which he soon realises, so Amanda offers him her spare set. OMG! I
touch them and then give them to him with bare hands! He's going to
die! We're all going to die!!!
It remains the fact that we don't know anybody close who's had
COVID-19, and we really need to stretch to acquaintances of
acquaintances before we need two hands to count them. The atmosphere
is very clearly, "Let's not be silly, but let's not worry too much
about something that really isn't affecting us".
[The latest Scientific American magazine arrived in
my post this morning, and the front cover article is about how
people are having COVID nightmares and it's affecting their sleep
patterns. Not round here!]
11am, the elite wave set off. For social distancing purposes,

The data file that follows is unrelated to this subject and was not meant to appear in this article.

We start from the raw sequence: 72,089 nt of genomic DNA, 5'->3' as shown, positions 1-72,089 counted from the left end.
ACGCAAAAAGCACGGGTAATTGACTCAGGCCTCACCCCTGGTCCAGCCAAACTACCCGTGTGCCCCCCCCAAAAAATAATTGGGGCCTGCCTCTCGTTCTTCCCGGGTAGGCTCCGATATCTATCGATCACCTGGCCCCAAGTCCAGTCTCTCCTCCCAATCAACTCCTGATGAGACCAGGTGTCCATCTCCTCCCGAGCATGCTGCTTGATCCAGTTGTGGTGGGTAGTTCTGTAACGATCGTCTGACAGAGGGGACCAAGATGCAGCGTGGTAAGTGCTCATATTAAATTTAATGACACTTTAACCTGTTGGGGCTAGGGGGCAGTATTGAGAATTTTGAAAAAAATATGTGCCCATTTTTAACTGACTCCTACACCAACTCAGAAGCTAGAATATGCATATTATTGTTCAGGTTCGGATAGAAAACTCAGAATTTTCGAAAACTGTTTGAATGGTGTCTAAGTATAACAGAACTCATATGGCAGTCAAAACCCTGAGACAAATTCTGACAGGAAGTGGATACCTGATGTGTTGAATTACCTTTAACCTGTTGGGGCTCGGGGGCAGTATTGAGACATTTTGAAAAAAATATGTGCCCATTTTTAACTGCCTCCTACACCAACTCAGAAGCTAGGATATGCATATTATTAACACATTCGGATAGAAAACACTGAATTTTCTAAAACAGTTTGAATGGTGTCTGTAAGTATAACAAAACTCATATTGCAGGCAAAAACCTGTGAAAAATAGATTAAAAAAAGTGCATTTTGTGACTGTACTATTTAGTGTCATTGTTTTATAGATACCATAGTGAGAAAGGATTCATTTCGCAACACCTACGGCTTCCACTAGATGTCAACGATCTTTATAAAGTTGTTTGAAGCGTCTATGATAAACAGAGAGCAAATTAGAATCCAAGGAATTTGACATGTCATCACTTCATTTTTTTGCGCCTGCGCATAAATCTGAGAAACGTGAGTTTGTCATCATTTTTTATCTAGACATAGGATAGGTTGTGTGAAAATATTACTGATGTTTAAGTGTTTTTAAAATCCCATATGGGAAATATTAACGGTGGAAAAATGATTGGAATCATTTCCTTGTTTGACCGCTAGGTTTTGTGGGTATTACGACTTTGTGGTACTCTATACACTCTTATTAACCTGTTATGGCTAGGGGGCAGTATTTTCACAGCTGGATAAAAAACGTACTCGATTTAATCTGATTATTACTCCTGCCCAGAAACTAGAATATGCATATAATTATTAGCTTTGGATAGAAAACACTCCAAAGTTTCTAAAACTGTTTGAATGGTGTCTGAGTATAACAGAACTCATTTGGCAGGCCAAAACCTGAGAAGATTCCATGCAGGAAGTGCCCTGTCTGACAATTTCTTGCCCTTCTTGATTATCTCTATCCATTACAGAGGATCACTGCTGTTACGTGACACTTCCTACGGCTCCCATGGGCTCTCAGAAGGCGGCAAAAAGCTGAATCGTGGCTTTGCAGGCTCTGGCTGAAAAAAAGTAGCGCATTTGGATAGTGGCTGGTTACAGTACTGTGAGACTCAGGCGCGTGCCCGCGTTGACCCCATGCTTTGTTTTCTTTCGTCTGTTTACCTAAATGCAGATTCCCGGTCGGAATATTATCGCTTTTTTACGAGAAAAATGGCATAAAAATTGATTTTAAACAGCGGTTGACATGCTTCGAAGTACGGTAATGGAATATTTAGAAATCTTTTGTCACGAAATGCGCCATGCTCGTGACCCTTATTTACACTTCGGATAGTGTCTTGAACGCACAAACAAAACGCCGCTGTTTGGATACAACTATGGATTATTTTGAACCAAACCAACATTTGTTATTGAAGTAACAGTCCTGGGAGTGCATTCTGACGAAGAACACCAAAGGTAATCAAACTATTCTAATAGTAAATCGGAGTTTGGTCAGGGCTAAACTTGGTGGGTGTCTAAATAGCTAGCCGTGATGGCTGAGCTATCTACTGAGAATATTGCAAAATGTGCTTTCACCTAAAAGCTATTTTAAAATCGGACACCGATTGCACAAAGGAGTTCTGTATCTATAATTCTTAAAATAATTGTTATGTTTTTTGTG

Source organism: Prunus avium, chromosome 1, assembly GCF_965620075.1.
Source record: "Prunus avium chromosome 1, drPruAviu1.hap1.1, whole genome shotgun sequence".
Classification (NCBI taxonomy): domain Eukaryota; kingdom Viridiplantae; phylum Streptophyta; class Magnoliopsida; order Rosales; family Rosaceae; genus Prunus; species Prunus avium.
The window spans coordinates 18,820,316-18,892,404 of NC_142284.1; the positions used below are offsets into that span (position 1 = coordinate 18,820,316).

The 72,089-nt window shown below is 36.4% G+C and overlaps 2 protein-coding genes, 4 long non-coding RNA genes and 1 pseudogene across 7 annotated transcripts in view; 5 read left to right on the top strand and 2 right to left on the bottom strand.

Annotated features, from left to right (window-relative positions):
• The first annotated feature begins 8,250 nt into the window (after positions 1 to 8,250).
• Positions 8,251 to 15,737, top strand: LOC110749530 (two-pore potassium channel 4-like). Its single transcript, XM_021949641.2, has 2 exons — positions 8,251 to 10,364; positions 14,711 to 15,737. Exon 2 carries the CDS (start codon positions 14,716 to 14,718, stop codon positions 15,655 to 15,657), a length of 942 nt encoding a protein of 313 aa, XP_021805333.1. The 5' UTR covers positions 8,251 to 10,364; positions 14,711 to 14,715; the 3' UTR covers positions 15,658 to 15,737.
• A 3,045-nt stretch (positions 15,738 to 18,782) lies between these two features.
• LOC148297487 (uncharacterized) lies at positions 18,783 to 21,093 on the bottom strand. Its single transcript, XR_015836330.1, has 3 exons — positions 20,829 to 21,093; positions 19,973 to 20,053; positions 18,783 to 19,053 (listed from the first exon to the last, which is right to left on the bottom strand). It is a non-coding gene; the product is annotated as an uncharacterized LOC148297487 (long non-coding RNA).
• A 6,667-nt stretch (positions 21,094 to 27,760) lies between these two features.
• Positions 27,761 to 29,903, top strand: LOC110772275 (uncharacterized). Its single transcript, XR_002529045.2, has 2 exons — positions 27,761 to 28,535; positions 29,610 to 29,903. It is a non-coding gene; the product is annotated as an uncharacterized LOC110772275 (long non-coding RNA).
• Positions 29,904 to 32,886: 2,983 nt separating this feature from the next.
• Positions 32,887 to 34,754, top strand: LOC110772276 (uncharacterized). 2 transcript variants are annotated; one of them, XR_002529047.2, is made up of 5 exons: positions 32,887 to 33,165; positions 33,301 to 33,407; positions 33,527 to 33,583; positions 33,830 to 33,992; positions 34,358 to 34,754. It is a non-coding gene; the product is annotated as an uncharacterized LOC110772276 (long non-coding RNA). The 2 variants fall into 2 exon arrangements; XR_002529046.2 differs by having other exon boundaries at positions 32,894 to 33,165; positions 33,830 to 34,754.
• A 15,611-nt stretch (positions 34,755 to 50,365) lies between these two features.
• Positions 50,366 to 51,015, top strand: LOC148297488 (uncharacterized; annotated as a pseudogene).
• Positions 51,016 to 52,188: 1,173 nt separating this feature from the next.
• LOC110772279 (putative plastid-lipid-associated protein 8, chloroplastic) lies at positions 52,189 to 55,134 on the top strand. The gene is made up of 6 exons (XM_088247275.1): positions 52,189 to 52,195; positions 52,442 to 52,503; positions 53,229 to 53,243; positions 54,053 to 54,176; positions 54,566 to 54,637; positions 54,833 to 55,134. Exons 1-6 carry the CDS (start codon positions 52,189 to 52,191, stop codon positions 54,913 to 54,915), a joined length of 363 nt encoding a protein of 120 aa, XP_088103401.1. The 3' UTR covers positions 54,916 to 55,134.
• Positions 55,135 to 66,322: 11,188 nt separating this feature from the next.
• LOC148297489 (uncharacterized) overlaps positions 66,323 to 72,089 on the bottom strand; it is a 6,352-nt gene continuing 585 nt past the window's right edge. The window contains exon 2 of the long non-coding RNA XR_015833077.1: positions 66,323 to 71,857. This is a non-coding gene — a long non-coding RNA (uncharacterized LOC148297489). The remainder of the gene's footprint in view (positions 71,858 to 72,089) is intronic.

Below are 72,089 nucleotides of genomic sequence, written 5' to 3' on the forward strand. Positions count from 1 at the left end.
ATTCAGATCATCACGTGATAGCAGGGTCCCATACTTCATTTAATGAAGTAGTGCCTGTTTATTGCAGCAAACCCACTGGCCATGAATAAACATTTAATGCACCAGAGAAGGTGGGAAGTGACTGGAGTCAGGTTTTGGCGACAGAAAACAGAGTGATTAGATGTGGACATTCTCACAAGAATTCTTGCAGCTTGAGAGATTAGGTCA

everyone who didn't achieve a certain minimum 10k time - or for
whatever reason didn't want to join them - is then grouped by
surname into separate waves of up to 25 people starting five minutes
Top three starters will be top three finishers, although their final
order will be slightly different. More detail would, I suppose, be
getting ahead of myself, but I won't be getting ahead of any of them
by the finish!
A standard wave sets off. As they're grouped by surname
alphabetically, it's just totally random whether you are with fast
or slow people.
Amanda, being an 'R', is a late wave, so rather than hang around at
the start, I move up to a more interesting vantage point.
Don't know who she is, but her leggings would go well with some of
Near the top of the first hill, or at least, of the first elevated
section. The ground is really rough and rock-hard, so it's much more
difficult than the relatively mild gradient would imply. Not that
"relatively mild" means that it's nearly flat, though. No! Don't
make that mistake!
Goodness! We haven't had any pictures of Amanda running yet!
She's in a late wave - last but one or two - so there will be many
ahead of her on the ground but behind her in the virtual race. It
must be a bit tricky when you don't know whether somebody near you